Nepal Trekking the Annapurna

Since graduating, I’ve met people who attended a variety of other colleges, and from discussions I’ve had with them, it’s clear that the education from Pitzer and the Claremont Colleges is something you can’t get anywhere else. We, as Claremont College alumni and students, have these opportunities that I think we sometimes take for granted – like the ability to study abroad on programs like the Nepal program, or Botswana or Costa Rica, on programs that aren’t exchanges.



K: What is it like working at a much larger university after going to such a small college? Do you think about that when you’re working there?

E: Definitely. I started in the summer, so there were only summer school students ere, and that was what about the number of students I was used to while at Pitzer. And when classes actually started in the fall and I saw how many students were here, I was incredibly overwhelmed. It’s pretty amazing as an adviser to hear some examples from students of their interactions with their professors or with other students. Even just the idea of being taught by a TA, or going to TA office hours, is hard to imagine. So it’s an incredibly different experience.

K: Do you have a favorite thing about Pitzer?

E: I think one of my favorite things about Pitzer was just how small it was. I had a 2:45 philosophy class and could take a nap until 2:44 and still get there before the professor. The class sizes were great, because you actually felt like the professors knew you. If you missed a class, they would email you and ask you where you were. Basically when I think about Pitzer in general I always get happy, because everything that happened there was great. Even the things that were tough because you’re going through a really interesting time in life, being what, 18-22. Some of the fondest memories I have were just from playing tennis, and the camaraderie I got from being on those teams all four years. Each year was incredibly different; teammates left and knew ones came in. But I think that being on the Pomona-Pitzer tennis courts was always really great. We sometimes would have 6 am breakfast at Frary to make early matches, and the teammates from Pitzer would all meet up right between Mead and Holden (which isn’t there anymore), and we’d walk through the mounds over to Pomona, and it was always silent. And that was always a really nice walk. I miss Holden, to be honest, because Holden was great – it was disgusting – but great. I lived there my sophomore year and then half of my junior year when I got back from study abroad, and it was disgusting but I loved it. I used to study late night all the time in CAPAS (Center for Asian Pacific American Students), and in Edmunds at Pomona with the team. Those were probably the best nights, just staying up all night with my friends…turns out trying to write a philosophy paper at 3 in the morning just kind of comes out as gibberish.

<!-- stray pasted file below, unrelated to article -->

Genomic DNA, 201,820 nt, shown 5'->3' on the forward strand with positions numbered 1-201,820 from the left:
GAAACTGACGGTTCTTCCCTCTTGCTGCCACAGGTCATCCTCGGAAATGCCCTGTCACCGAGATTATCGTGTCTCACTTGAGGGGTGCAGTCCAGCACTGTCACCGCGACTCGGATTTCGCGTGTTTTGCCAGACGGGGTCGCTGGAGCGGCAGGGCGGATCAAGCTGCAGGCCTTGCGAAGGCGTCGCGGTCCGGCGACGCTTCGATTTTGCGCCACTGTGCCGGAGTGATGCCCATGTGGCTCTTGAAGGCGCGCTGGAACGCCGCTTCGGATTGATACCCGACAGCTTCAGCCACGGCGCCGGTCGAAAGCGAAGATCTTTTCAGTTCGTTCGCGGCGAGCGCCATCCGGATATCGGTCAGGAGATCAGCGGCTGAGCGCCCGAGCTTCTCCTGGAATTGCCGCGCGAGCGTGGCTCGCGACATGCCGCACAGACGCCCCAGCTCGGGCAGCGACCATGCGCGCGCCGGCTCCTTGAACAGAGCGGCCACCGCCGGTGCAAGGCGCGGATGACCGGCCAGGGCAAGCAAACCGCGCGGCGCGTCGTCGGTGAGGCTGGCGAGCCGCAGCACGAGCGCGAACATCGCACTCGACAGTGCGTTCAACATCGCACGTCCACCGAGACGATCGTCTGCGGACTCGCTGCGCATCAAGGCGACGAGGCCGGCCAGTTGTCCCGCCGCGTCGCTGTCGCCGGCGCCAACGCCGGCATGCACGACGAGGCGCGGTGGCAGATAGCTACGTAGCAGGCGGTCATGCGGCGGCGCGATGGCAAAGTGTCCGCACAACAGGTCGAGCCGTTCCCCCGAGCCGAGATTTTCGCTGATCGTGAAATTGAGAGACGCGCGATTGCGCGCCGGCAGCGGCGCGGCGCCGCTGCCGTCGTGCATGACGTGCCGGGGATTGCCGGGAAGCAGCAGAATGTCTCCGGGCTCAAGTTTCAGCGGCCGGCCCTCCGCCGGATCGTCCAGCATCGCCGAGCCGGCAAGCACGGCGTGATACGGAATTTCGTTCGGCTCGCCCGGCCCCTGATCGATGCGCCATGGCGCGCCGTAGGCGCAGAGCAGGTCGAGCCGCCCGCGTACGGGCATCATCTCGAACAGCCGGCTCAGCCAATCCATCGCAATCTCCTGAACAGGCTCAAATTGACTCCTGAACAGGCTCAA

Fulbright TeachersFulbright HomeRoomTennis OjaiTennis Freshman NationalsPitzer Friends 2Pitzer FriendsFulbright Loi KratongFulbright Indo

If you like what you see, check out the Alumni Spotlight posts on Tim Campos ’10 and Mitchell Felton ’13!

Posted by Katie Shepherd, Admission Counselor


My Introduction